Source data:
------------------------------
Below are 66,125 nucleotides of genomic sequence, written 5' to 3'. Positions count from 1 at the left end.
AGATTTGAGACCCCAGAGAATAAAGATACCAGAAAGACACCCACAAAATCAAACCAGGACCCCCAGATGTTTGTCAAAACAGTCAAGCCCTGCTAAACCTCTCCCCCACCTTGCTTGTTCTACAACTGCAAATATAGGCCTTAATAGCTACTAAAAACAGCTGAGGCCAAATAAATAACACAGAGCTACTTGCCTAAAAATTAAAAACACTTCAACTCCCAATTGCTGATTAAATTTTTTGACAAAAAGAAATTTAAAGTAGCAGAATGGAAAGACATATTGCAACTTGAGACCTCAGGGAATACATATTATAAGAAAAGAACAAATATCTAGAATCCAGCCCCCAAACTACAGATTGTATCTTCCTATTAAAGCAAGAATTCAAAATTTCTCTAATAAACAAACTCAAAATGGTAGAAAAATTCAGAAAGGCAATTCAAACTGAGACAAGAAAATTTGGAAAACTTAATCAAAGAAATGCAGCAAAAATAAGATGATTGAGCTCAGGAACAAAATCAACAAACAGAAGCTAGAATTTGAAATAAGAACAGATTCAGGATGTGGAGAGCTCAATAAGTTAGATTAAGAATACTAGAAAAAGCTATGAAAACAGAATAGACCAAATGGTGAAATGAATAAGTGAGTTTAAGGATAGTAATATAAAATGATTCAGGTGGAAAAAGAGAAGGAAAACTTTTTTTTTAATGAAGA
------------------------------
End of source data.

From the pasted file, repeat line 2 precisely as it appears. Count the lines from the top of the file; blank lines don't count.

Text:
AGATTTGAGACCCCAGAGAATAAAGATACCAGAAAGACACCCACAAAATCAAACCAGGACCCCCAGATGTTTGTCAAAACAGTCAAGCCCTGCTAAACCTCTCCCCCACCTTGCTTGTTCTACAACTGCAAATATAGGCCTTAATAGCTACTAAAAACAGCTGAGGCCAAATAAATAACACAGAGCTACTTGCCTAAAAATTAAAAACACTTCAACTCCCAATTGCTGATTAAATTTTTTGACAAAAAGAAATTTAAAGTAGCAGAATGGAAAGACATATTGCAACTTGAGACCTCAGGGAATACATATTATAAGAAAAGAACAAATATCTAGAATCCAGCCCCCAAACTACAGATTGTATCTTCCTATTAAAGCAAGAATTCAAAATTTCTCTAATAAACAAACTCAAAATGGTAGAAAAATTCAGAAAGGCAATTCAAACTGAGACAAGAAAATTTGGAAAACTTAATCAAAGAAATGCAGCAAAAATAAGATGATTGAGCTCAGGAACAAAATCAACAAACAGAAGCTAGAATTTGAAATAAGAACAGATTCAGGATGTGGAGAGCTCAATAAGTTAGATTAAGAATACTAGAAAAAGCTATGAAAACAGAATAGACCAAATGGTGAAATGAATAAGTGAGTTTAAGGATAGTAATATAAAATGATTCAGGTGGAAAAAGAGAAGGAAAACTTTTTTTTTAATGAAGA